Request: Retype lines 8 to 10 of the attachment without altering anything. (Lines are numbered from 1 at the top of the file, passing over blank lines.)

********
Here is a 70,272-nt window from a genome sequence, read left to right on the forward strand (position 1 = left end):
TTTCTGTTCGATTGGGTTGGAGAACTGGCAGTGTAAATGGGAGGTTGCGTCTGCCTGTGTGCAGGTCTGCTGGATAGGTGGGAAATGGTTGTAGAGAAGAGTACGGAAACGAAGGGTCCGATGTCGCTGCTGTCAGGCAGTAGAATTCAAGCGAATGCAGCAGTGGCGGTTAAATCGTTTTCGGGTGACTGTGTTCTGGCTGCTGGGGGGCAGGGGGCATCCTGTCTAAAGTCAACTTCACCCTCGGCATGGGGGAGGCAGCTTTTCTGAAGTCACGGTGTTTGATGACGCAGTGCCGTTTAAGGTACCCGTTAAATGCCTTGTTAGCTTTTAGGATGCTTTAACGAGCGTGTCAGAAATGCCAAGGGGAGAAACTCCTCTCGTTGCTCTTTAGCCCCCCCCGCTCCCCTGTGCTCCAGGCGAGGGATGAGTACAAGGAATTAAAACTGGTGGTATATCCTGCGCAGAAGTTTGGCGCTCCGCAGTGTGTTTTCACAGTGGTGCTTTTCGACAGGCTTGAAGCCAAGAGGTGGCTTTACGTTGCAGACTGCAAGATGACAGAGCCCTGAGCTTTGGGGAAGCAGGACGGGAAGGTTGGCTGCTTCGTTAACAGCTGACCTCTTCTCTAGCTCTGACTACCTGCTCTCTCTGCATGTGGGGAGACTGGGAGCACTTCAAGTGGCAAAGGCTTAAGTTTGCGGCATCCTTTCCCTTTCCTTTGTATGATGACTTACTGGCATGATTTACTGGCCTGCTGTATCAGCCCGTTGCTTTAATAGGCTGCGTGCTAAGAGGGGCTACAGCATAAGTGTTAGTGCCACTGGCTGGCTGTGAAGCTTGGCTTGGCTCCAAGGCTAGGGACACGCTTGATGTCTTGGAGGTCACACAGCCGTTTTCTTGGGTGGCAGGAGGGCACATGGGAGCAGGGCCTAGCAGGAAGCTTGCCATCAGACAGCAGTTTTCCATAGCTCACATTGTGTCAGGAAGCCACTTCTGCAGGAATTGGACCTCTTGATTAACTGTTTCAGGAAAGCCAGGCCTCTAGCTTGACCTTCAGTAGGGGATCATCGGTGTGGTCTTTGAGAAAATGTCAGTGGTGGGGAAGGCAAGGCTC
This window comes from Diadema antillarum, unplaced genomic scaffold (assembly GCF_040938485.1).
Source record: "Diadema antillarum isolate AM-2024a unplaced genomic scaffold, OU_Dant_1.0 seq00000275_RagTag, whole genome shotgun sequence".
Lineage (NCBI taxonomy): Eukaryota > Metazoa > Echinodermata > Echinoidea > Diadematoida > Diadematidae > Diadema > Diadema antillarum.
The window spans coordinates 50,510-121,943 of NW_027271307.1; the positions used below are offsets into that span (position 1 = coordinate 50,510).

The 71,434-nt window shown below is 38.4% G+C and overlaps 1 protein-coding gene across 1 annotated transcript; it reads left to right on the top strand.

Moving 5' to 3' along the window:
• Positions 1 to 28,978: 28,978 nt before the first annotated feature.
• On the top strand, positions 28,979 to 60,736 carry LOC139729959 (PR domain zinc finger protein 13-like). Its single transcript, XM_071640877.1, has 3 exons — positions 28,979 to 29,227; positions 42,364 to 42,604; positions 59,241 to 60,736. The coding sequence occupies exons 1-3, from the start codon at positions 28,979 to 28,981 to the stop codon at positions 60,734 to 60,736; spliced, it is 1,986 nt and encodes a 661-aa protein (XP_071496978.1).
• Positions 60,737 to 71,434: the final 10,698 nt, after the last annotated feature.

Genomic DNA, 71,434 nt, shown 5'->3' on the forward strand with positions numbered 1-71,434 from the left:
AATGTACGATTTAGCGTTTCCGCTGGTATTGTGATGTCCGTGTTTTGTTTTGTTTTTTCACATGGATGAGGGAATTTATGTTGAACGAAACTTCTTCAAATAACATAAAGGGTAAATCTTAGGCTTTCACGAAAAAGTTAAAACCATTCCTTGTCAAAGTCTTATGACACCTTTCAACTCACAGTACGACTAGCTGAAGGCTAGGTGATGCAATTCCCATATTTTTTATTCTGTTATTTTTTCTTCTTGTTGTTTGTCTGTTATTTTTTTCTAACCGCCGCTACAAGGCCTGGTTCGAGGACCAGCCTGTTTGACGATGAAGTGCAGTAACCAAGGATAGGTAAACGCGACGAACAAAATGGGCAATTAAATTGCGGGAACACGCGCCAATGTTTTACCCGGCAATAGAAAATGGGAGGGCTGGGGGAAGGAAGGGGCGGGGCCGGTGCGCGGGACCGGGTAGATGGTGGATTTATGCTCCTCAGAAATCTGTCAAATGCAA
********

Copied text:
Moving 5' to 3' along the window:
• Positions 1 to 28,978: 28,978 nt before the first annotated feature.
• On the top strand, positions 28,979 to 60,736 carry LOC139729959 (PR domain zinc finger protein 13-like). Its single transcript, XM_071640877.1, has 3 exons — positions 28,979 to 29,227; positions 42,364 to 42,604; positions 59,241 to 60,736. The coding sequence occupies exons 1-3, from the start codon at positions 28,979 to 28,981 to the stop codon at positions 60,734 to 60,736; spliced, it is 1,986 nt and encodes a 661-aa protein (XP_071496978.1).